Or contentious and confused – don’t read this if history or politics cause you irritation…
When we were visiting family and friends in the UK, we made sure we had time to hike and visit old forts, castles, and a church or two. In each of these places, we were happy enough to wander around enjoying the fine stonework, impressive views, and sense of calm.
This is quite odd if you think about it. These sites were often originally built to contain or quell the local population, to prevent any notion of rebellion or challenge to the social order. Britain has a long and bloody history of invasion and conquest, and, as with many places, this can result in a legacy of celebration, memorial days, patriotism, discontent, misplaced patriotism, jingoism, unpleasant nationalism and all positions in between.
As promised a little while ago, on to Brexit, and the fall out from that vote. I find myself unable to let it go, and we haven’t lived there for fifteen years. Your past follows you, you can’t escape it (not that we’re trying to!) OK, Brexit. For the record, I’d have voted to remain, as I believe, imperfect though it is, membership of the EU is an overall positive. Remember, the EU has its origins as a postwar solution. Many leave campaigners complained of the interfering powers in Brussels meddling with the financial interests of the UK. I’d have thought that one economic argument is that humans gain more overall when they cooperate and be positive, because it is better to expend effort and resources in collaboration rather than conflict. I know, strange notion that. Be less destructive, more constructive. Aim to value differences instead of pointing them out (you know, not appealing to base ideas or wilfully exploiting the ill-informed in order to make economic or political gains at the expense of a particular group or groups…oh alright, I’ll go there – imagine the laziness in “explaining” and “communicating” your policies in 140 characters or less – eek!)
Given that Britain has a population grown from a huge variety of influxes (including but not limited to Angles, Saxons, Jutes, Danes, Franks, Normans, Gauls, and Romans in earlier history, to more recent immigration from all parts of the globe) it seems strange to me that, of those who voted, 52% to 48% voted themselves out of Europe. This was, in part, a response to a campaign that appealed to xenophobia – and certainly involved racist comments and behaviour before, during, and after the vote.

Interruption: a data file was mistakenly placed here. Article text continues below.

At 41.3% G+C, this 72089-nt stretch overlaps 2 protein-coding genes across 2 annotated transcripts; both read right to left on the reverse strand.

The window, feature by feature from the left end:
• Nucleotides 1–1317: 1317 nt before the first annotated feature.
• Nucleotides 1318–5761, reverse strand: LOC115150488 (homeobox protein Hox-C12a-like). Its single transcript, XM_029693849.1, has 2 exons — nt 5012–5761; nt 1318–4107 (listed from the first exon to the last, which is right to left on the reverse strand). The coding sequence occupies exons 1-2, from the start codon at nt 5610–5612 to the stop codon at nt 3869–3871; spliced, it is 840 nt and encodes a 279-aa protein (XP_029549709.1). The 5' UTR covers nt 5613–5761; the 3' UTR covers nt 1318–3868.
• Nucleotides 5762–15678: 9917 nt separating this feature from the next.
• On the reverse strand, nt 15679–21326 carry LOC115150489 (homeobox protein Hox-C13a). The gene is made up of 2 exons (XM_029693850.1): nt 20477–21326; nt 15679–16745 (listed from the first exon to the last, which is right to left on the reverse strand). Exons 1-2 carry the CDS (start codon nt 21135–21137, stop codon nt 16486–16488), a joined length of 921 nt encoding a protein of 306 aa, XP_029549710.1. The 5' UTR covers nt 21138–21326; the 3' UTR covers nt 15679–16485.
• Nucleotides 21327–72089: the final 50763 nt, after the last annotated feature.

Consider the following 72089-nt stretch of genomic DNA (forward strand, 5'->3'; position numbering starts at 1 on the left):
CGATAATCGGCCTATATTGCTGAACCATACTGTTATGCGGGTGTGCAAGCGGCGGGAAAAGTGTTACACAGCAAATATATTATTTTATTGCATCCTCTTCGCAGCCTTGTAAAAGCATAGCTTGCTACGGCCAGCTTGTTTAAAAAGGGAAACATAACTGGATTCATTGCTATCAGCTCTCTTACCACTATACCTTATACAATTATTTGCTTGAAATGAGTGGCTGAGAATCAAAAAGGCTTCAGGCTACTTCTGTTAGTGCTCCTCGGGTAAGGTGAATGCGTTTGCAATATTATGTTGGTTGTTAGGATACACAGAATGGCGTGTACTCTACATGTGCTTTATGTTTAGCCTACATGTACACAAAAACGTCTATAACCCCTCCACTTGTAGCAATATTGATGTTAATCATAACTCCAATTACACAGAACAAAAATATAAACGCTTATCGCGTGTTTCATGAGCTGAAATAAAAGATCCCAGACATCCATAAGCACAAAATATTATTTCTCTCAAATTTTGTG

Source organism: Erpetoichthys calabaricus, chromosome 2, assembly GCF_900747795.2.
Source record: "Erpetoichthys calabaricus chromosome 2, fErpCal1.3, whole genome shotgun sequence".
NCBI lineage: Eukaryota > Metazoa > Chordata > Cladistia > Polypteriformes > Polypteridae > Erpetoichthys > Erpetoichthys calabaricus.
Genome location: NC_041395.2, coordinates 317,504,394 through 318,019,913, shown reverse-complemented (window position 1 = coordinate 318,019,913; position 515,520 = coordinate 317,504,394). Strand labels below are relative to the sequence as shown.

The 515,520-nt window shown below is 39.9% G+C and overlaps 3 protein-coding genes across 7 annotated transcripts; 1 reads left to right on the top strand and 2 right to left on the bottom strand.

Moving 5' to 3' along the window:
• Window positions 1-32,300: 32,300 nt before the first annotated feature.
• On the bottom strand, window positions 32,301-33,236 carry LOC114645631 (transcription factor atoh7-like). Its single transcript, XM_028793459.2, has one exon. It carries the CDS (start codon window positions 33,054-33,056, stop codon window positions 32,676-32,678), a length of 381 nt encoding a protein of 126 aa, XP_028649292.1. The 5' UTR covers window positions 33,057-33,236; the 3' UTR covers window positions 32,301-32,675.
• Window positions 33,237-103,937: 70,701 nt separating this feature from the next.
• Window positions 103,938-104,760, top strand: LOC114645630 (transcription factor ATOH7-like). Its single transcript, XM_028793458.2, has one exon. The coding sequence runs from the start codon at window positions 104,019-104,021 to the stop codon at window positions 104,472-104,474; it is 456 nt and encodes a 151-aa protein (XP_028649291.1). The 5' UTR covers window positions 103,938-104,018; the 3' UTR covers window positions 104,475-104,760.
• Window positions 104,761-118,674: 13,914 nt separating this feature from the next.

As an aside in a post full of asides, why would you – and how on earth do you – even begin to decide who is “other” given this wonderfully diverse history? We are all other, and that’s great! Isn’t it? (As in many other places, the strains of racism and xenophobia have often been present in the UK, but, to my mind, the campaign and result seem to have made the holders of these views feel that their toxic notions have somehow been legitimized, and that’s appalling…)
As with all upheavals, and regardless of liking the result or not, one would hope that calmness will prevail, and work undertaken to try and unite what appears to be a very fractured country. The solutions won’t come easy, and it is hard to be optimistic, but perhaps lessons can be learned. (C’mon, USA, you don’t have to go with the wall building bigot in November. Even if you find the alternative hard to stomach, take what is left of the moral high ground, and go for the lesser of two evils – just a thought – Canada doesn’t want to build a wall!)
Apologies for the incoherent nature of this post. And to think, they let me teach history! These are some of the swirling thoughts I have after our UK visit, and after hours and hours of conversations with many different people, as we try to make sense of it. Making sense of our history is something that most nations are constantly engaged in. Be nice to think that sometimes we can get it right, or admit to and learn from previous mistakes. In the meantime, those castles and forts today are places of peace, often found in beautiful locations, and rightly celebrated and enjoyed by many – and that’s something of a consolation.
Thanks for reading, please feel free to share a story or leave a comment, and have a wonderful weekend!